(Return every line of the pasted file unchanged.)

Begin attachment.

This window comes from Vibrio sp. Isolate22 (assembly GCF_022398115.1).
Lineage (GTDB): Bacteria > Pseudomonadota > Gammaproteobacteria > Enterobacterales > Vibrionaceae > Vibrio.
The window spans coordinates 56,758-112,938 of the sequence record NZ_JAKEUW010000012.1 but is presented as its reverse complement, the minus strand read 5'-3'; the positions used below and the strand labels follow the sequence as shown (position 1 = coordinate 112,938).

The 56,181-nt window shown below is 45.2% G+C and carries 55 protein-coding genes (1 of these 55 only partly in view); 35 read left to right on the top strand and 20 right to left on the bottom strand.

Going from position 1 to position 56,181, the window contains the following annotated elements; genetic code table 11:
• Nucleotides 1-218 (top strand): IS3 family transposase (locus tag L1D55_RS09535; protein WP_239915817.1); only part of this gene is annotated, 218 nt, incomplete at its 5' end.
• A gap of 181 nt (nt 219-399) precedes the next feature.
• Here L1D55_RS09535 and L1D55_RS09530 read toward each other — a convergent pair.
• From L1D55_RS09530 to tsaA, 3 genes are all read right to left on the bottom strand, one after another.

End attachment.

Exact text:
This window comes from Vibrio sp. Isolate22 (assembly GCF_022398115.1).
Lineage (GTDB): Bacteria > Pseudomonadota > Gammaproteobacteria > Enterobacterales > Vibrionaceae > Vibrio.
The window spans coordinates 56,758-112,938 of the sequence record NZ_JAKEUW010000012.1 but is presented as its reverse complement, the minus strand read 5'-3'; the positions used below and the strand labels follow the sequence as shown (position 1 = coordinate 112,938).

The 56,181-nt window shown below is 45.2% G+C and carries 55 protein-coding genes (1 of these 55 only partly in view); 35 read left to right on the top strand and 20 right to left on the bottom strand.

Going from position 1 to position 56,181, the window contains the following annotated elements; genetic code table 11:
• Nucleotides 1-218 (top strand): IS3 family transposase (locus tag L1D55_RS09535; protein WP_239915817.1); only part of this gene is annotated, 218 nt, incomplete at its 5' end.
• A gap of 181 nt (nt 219-399) precedes the next feature.
• Here L1D55_RS09535 and L1D55_RS09530 read toward each other — a convergent pair.
• From L1D55_RS09530 to tsaA, 3 genes are all read right to left on the bottom strand, one after another.